Reducing Catheter Associated Urinary Tract Infection (CAUTI) in SICU CUSP Project 2022

From the 2023 HVPA National Conference

Muna Shehadeh BSN (JHAH), Margie Rose BSN, Rabie Kilan BSN

Introduction:
Healthcare-associated infection (HAI) leads to significant patient morbidity and mortality and is associated with an estimated 100,000 deaths per year.

A urinary tract infection (UTI) is an infection involving any part of the urinary system, including urethra, bladder, ureters, and kidney.

CAUTI is defined as a UTI in a patient who had an indwelling urinary catheter in place at the time or within 48 hours prior to infection.

According to National Healthcare Safety Network (NHSN) Urinary tract infections (UTIs) are the fifth most common type of healthcare-associated infection, with an estimated 62,700 UTIs in acute care hospitals in 2015.

In JHAH 2 CAUTI Incidents was reported in SICU –2021. UTI rate 2.2 UTI Utilization ratio 0.78

Research suggests CAUTIs are highly preventable and that perhaps as many as 50 to 70 percent of these episodes can be prevented.

Preventing health care associated infections is a high priority for our hospital by implementing evidence-based infection –prevention practice.

Aim:
To reduce the overall incidence of CAUTIs in SICU by 50% from our 2021 baseline of 2, continue to reduce CAUTIs by 50% each subsequent year.

Methodology:
Methodology used was prospective surveillance study of monthly CAUTI rates per 1000 device days during 2021/2022 in the surgical units. During the study period the data was extracted from the electronic medical record and reported monthly by the infection control team following the National Healthcare Safety Network Guideline. The team performed RCA root-cause analyses to identify contributing factors and gaps in the process and developed action plan.

Root Causes:
Prolong use of the urinary catheterPatient medical condition, incontinence patient
Out Of stock items for catheter insertion

Actions:
Prompting Catheter Removal by reviewing daily catheter necessity Preventing Unnecessary Placement of urinary cathetersEncourage use of alternative to urinary catheter Standardized urinary catheter Kit for insertion and enhanced practices. Emphasizing and monitoring the compliance with CUTI prevention bundle Validating the compliance with CAUTI prevention bundle by the infection control team.Emphasizing the importance of hand hygiene and monitoring compliance with the 5 moments of hand hygiene.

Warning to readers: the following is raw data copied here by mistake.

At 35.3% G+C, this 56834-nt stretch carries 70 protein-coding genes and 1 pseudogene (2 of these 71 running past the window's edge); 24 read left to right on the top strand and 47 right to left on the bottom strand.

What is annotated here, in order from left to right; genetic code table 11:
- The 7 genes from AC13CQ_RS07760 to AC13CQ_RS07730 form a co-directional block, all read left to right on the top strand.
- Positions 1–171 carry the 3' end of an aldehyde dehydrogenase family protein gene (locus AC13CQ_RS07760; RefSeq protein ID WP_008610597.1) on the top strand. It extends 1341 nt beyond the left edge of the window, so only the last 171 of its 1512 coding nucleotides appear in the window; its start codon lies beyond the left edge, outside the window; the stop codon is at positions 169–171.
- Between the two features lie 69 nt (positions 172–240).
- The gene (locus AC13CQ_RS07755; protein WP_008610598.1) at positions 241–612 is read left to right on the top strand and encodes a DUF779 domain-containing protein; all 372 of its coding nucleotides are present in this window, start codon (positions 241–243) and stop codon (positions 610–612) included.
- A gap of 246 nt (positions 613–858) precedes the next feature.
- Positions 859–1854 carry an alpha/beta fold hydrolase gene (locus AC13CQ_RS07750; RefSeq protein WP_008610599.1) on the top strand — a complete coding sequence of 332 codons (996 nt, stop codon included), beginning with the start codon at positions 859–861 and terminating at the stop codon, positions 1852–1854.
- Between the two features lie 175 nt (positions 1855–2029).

Result:
The result is promising and according to the infection control report as of September 2022 CAUTI rate in 3C is 0.8 with only one incident. The team will continue the journey until achieving the ultimate goal of zero.

Conclusion:
CAUTI reduction is possible in the ICU through a combination of interventions which include reduced catheter usage, improved catheter care (Aseptic insertion, use of closed drainage systems, proper maintenance and timely removal of indwelling urinary catheters), as well as the use of established practices such as hand hygiene and review CAUTIs incidents.

Bibliography:
National Safety and Quality Health Service (NSQHS) Standards National Healthcare Safety Network (NHSN) Healthcare Infection Control Practice Advisory Committee (HICPAC) Guidelines for Prevention of Catheter-Associated Urinary Tract Infections 2009 CAUTI Guidelines | Guidelines Library | Infection Control | CDCCatheter-associated Urinary Tract Infections (CAUTI) | HAI | CDC

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